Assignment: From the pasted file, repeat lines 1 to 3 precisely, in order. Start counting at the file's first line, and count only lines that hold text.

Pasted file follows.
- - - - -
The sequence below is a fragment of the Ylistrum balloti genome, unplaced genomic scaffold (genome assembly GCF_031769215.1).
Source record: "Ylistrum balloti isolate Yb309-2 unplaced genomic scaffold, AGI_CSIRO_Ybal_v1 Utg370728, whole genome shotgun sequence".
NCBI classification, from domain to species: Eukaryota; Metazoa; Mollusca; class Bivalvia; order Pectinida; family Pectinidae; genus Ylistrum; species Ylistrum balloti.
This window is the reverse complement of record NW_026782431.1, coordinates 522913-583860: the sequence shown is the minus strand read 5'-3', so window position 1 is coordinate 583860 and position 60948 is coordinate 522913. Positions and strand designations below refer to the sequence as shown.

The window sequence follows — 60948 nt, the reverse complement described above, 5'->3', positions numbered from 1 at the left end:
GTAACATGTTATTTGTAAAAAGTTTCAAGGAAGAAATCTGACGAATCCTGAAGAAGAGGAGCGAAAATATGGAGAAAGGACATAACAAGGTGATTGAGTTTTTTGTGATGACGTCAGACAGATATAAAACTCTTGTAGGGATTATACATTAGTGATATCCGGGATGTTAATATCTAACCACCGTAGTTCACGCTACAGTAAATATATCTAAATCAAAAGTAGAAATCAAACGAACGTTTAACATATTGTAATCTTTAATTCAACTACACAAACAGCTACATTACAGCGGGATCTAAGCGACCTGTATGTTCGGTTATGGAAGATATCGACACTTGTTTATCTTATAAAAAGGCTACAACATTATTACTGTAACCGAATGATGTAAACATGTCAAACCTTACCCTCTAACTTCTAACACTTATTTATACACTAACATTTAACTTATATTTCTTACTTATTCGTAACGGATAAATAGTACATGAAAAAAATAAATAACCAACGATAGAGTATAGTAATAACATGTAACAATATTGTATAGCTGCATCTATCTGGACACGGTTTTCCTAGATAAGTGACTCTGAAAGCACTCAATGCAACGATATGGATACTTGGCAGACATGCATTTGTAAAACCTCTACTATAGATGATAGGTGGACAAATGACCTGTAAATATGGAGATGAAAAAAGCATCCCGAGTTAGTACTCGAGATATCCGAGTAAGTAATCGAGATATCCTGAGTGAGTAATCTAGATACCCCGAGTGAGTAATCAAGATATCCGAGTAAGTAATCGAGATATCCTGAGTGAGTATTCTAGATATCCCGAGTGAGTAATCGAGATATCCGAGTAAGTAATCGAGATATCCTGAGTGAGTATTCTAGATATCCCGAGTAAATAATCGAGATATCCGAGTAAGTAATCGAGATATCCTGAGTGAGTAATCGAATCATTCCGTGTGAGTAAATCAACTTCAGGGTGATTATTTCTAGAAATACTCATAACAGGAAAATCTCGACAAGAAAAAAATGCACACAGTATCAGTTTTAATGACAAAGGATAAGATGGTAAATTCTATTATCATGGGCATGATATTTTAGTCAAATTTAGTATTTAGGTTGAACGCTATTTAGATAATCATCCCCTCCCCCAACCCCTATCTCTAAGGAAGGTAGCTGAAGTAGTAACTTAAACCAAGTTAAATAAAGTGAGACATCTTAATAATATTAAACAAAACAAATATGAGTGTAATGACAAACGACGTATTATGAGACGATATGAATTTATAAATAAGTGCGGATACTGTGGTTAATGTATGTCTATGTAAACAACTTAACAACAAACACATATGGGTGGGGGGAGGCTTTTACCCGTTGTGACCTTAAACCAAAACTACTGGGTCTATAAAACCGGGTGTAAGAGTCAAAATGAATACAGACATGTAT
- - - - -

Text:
The sequence below is a fragment of the Ylistrum balloti genome, unplaced genomic scaffold (genome assembly GCF_031769215.1).
Source record: "Ylistrum balloti isolate Yb309-2 unplaced genomic scaffold, AGI_CSIRO_Ybal_v1 Utg370728, whole genome shotgun sequence".
NCBI classification, from domain to species: Eukaryota; Metazoa; Mollusca; class Bivalvia; order Pectinida; family Pectinidae; genus Ylistrum; species Ylistrum balloti.